Welcome to Catholic Basics
Sign of the Cross
In the name of the Father, and of the Son, and of the Holy Spirit. Amen
The Lord's Prayer
Our Father, who are in heaven, hallowed by Your name; Your kingdom come; Your will be done on earth as it is in heaven. Give us this day our daily bread; and forgive us our trespasses as we forgive those who trespass against us; and lead us not into temptation, but deliver us from evil. Amen
Hail, Mary, full of Grace, the Lord is with you. Blessed are you among women, and blessed is the fruit of your womb, Jesus. Holy Mary, Mother of God, pray for us sinners, now and at the hour of our death. Amen
Glory be to the Father, and to the Son, and to the Holy Spirit. As it was in the beginning, is now, and will be forever. Amen
Act of Contrition
O my God, I am sorry for my sins. In choosing to sin, and failing to do good, I have sinned against You and Your Church. I firmly intend, with the help of Your Son, to do penance and to sin no more.
Grace before Meals
Bless us, O Lord, and these Your gifts, which we are about to receive from Your bounty, through Christ our Lord. Amen
God, my Father, I give You today, All that I think and do and say. And I unite with all that was done By Jesus Christ, Your dearest Son.
I believe in God, the Father almighty, creator of heaven and earth. I believe in Jesus Christ, His only Son, our Lord. He was conceived by the power of the Holy Spirit and born of the Virgin Mary. He suffered under Pontius Pilate, was crucified, died, and was buried. He descended to the dead. On the third day He rose again. He ascended into heaven, and is seated at the right hand of the Father. He will come again to judge the living and the dead. I believe in the Holy Spirit, the holy catholic Church, the communion of saints, the forgiveness of sins, the resurrection of the body, and life everlasting. Amen
Examination of Conscience
How to pray to the rosary:
1. Make the Sign of the Cross and say the "Apostles'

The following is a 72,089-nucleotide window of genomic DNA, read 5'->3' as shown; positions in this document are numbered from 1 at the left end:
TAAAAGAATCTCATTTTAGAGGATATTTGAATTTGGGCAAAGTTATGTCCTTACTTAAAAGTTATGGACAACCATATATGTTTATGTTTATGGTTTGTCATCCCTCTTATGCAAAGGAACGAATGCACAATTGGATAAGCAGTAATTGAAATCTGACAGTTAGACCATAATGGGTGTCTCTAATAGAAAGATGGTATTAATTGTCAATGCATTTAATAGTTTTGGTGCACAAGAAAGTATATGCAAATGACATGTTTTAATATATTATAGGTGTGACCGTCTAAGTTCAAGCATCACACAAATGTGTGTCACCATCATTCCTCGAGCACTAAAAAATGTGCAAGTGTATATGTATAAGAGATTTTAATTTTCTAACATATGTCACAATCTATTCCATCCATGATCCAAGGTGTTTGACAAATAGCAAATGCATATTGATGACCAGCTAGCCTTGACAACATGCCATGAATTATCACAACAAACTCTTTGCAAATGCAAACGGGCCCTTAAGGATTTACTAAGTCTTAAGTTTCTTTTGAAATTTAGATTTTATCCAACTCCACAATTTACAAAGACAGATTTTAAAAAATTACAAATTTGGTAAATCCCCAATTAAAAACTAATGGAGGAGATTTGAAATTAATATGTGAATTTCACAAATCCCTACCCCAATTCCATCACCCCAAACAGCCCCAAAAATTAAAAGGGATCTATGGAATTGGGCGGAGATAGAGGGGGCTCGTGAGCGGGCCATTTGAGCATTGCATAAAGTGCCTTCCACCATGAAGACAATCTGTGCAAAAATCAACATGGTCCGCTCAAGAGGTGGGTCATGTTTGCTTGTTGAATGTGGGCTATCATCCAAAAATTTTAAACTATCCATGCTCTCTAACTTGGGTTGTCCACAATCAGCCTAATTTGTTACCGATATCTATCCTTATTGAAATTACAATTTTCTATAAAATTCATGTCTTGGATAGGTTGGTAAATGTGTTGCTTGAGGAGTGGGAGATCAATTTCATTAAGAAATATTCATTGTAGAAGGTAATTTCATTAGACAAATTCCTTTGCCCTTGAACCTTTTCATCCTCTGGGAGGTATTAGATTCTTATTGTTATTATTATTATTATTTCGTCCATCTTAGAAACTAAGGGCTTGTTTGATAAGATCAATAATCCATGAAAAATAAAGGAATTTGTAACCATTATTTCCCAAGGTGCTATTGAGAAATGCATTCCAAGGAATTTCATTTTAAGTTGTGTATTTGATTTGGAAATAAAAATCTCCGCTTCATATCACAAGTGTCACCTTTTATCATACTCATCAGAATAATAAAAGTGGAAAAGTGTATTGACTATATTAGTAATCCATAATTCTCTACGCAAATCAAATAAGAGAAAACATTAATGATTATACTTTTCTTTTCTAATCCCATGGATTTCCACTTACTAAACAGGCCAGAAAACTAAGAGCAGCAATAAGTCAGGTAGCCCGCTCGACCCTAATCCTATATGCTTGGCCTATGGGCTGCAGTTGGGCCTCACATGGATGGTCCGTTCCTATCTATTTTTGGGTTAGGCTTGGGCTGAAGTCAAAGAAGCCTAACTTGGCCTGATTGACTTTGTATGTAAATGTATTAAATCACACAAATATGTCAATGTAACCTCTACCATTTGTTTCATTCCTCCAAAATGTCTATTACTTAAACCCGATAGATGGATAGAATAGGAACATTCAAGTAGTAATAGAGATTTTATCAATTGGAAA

Creed," on the crucifix
MYSTERIES OF THE ROSARY
JOYFUL MYSTERIES (Say on Mondays and Thursdays)
SORROWFUL MYSTERIES (Say on Tuesdays and Fridays)
GLORIOUS MYSTERIES (Say on Wednesdays, Saturdays, and Sundays)
Advent: From the fourth Sunday before Christmas to December 24
Preparations for Christmas take place during December. This preparation is called Advent. The word means "coming." The deepening darkness of Advent can remind us that one day our lives will end and so will the world. But, Christ is coming to bring creation to a new birth.
In this mysterious season of waiting, with John the Baptist, we muster the strength to struggle against injustice. With expectant Mary, we await the holy birth.
Christmastime: From Christmas Day to the feast of the Baptism of the Lord
During the last week of December and the first weeks of January, we keep Christmas, "Christ's festival." To announce God's epiphany--the glorious appearing of heaven on earth--we drive away the winter with lights and flowers, we gather around the shining tree of life, we give gifts, and we open our homes in love to every guest.
Advent and Christmastime--the preparation and celebration--bring us from the old year to the new. In Christ, our years form a staircase, a Jacob's ladder, leading us out of time and ever upward into God's bright eternity.
Lent: From Ash Wednesday morning to Holy Thursday Afternoon
Lent is the 40-day preparation for the Paschal Triduum. The number 40 calls to mind the days of rain during the great flood, when evil drowned and the earth was washed clean. For 40 years the Hebrew people traveled through the desert to the promised land. For 40 days, Moses, Elijah, and Jesus fasted in the wilderness.